Single Review: Richard X. Heyman – “Choices We Make”

Richard X. Heyman - "Choices We Make"

image courtesy of Howlin’ Wuelf Media

Single Review of Richard X. Heyman: “Choices We Make”

Richard X. Heyman proves once again his position as one of the premier independent rock ‘n roll singer-songwriters with the release of this enjoyable, thoughtful pop-rock release.

Richard X. Heyman

photo by Nancy Leigh; photo courtesy of Howlin’ Wuelf Media

“Choices We Make” is a throwback. A sixties/seventies-style, soft-touch rock ‘n roll protest song. With a rich, full sound reminiscent of generations of radio-ready, mid-speed rock hits, this song is the sort of thing you might hear from singers ranging from John Mellencamp to Jackson Browne, but with Richard X. Heyman’s more gravelly vocal, more along the lines of Randy Newman (but with a little edgier rock attitude) or maybe a mellow (though still uptempo) Bruce Springsteen. The verses bounce along with a friendly tunefulness, and the choruses are fun to sing along with “The future is ours for the takin’. The outcome will be settled of foresaken by the choices we make, by the choices we make.” It’s another instant classic from Richard X. Heyman.

“Choices We Make” was a timely release, dropping on October 30th, 2020, just four days before Americans made a choice; the “Choices We Make” YouTube video was posted a week and a half earlier, on October 19th. Though the choices referred to in the song could be personal, political, or social, if there was any doubt, the subject matter in the music video suggests it’s all of the above. That, of course, is one sign of a well-written song – it’s universal enough to be applicable to more than one situation, able to fit the listeners’ needs. Speaking of universality, “Choices We Make” checks off the most universal sign of well-written song, too: It’s really catchy and fun to listen to!

You Might Recall…

I reviewed Richard’s 2017 In Cognito release, but I missed covering his 2019 Pop Circles album. I did, however, review The Doughboys’ Running For Covers, with Richard on the drums.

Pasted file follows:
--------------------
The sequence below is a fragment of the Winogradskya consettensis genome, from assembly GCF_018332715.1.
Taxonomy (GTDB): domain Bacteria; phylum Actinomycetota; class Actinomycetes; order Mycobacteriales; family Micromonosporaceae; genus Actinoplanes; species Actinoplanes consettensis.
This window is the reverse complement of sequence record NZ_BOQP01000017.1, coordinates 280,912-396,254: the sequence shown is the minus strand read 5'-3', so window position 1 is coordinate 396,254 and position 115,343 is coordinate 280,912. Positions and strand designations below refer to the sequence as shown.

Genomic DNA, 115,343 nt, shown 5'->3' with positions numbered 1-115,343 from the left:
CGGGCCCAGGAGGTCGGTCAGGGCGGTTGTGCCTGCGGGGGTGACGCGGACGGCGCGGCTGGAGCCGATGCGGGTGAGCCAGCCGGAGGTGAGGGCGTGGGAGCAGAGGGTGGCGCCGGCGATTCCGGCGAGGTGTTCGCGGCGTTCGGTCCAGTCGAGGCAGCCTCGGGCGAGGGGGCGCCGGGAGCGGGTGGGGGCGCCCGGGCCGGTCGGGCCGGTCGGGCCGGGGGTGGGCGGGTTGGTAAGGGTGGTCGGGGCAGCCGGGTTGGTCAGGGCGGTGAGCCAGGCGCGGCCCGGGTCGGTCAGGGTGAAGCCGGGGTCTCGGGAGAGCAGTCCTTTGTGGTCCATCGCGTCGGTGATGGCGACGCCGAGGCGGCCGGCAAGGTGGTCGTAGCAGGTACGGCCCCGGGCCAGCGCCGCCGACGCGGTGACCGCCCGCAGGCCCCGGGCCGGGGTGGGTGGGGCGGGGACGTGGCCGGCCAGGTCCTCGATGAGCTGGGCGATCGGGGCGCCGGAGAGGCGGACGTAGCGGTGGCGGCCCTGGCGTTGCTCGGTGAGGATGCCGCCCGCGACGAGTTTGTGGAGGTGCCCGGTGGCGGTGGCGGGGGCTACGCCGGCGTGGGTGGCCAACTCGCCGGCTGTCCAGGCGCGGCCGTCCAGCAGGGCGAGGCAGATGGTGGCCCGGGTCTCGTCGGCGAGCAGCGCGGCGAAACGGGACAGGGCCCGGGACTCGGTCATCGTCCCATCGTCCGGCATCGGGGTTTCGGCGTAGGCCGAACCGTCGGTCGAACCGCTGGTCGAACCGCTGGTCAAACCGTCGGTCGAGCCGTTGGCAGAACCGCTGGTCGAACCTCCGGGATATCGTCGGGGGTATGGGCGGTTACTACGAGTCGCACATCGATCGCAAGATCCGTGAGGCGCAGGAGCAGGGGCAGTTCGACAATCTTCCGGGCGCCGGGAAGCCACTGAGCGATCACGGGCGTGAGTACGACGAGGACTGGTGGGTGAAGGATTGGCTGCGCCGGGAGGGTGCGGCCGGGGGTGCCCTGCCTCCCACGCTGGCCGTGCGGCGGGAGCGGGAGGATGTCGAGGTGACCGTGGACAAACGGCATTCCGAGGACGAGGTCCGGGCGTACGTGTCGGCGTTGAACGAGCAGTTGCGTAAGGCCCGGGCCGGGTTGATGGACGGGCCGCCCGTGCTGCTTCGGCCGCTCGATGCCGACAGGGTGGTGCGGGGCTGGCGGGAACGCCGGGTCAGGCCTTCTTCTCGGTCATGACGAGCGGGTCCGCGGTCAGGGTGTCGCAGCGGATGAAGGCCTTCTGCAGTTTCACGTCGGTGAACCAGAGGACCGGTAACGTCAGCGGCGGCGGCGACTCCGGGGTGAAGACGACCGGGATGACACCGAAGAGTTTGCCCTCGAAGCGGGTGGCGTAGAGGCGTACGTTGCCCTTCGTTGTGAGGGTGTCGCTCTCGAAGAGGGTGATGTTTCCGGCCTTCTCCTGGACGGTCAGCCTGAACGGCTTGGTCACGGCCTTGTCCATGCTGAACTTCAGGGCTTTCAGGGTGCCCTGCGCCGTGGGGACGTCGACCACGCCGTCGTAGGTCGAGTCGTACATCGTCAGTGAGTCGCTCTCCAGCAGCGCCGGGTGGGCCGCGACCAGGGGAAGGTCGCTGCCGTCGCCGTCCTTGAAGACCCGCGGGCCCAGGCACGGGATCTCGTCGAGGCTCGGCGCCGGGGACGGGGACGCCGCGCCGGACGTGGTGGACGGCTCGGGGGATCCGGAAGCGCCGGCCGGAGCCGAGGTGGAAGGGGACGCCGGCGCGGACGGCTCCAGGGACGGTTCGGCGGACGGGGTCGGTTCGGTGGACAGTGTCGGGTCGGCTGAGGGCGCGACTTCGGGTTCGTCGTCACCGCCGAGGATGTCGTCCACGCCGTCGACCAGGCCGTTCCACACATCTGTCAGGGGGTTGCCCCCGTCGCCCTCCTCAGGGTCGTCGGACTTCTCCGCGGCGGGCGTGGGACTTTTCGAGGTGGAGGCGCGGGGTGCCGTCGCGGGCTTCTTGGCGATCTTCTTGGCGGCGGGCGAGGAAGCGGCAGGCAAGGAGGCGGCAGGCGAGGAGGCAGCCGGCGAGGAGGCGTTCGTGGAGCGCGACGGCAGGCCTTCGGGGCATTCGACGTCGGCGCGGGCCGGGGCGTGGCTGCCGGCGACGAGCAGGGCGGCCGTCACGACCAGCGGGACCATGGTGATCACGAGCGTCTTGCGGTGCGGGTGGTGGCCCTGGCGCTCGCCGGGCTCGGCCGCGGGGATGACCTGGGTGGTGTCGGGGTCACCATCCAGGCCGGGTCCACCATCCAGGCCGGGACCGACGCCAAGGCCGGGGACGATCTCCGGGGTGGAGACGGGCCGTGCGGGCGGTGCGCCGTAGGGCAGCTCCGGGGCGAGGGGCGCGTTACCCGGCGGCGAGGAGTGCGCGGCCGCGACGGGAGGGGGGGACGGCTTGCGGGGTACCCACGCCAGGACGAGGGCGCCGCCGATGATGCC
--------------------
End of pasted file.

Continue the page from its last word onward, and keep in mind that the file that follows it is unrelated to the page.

Single Review: Make Believe Friends – “Scream”

Single Review of Make Believe Friends: “Scream”

“Scream” rocks. It has power, vocal strength and agility, churning kick-ass rock guitars, and a hooky earworm quality that’ll result in you singing it to yourself hours or days after last listening to it. Seriously, check out this song!

Make Believe Friends - Scream

image courtesy of Glass Onyon PR

It’s a song with very serious content, expressing righteous anger and frustration at the racism and intolerance that boiled over in 2020 in America: “Are they out of their heads? Streets filled with bloodshed. All we want are solutions from bigot-run institutions.” Though you’ll mumble your way through the verses for the a few dozen listens, the chorus you’ll be singing along to by the end of the first is: “All I want to do is scream! Another crazy night, and I’m lost and all alone. Scream! Another crazy night, I just hope I make it home.”

There’s a really cool off-balance yet straight-ahead element to this anthem, as the beat advances mercilessly, while an occasional snake-charmer guitar bit in the bridges helps settle the mood before musical and vocal explosions. Likewise, even as the song moves steadily forward, there’s always a feeling that the vocals may change direction at any moment. I love when songs do this. Bonus points for the important social subject matter.

“Scream” lies in a somewhat-heavy, somewhat-melodic, very original musical zone that would appeal to hard rockers, melodic rockers, and some metal and progressive fans. Among bands I’ve reviewed at the blog, I’d implore fans of Love and a .38, Edge of Paradise, and Kings of Jade – and the more melodic half of Forever Still’s fans – to add this song to your playlists.

About the Band

Make Believe Friends is the musical alter ego of Lunden Reign‘s Laura Espinoza (guitar) and Mindy Milburn (lead vocals). On the recording of “Scream,” Laura and Mindy are joined by Phil Soussan (Ozzy, Billy Idol, Last in Line) on bass, and Mike Avenaim (Scott Weiland, Selena Gomez, Zella Day) on drums. “Scream” was written by Laura Espinoza, Mindy Milburn, and Nikki Lunden and produced by Laura Espinoza and Mike Avenaim.

Though none are currently listed, you’ll be able to find Lunden Reign gigs on the “Upcoming Shows” page of the band’s website. Make Believe Friends has past gig listings on the “Events” tab of the band’s Facebook page.

EP Review: Potter’s Daughter – Casually Containing Rage

Potter's Daughter

photo courtesy of Glass Onyon PR

EP Review of Potter’s Daughter: Casually Containing Rage (Melodic Revolution Records)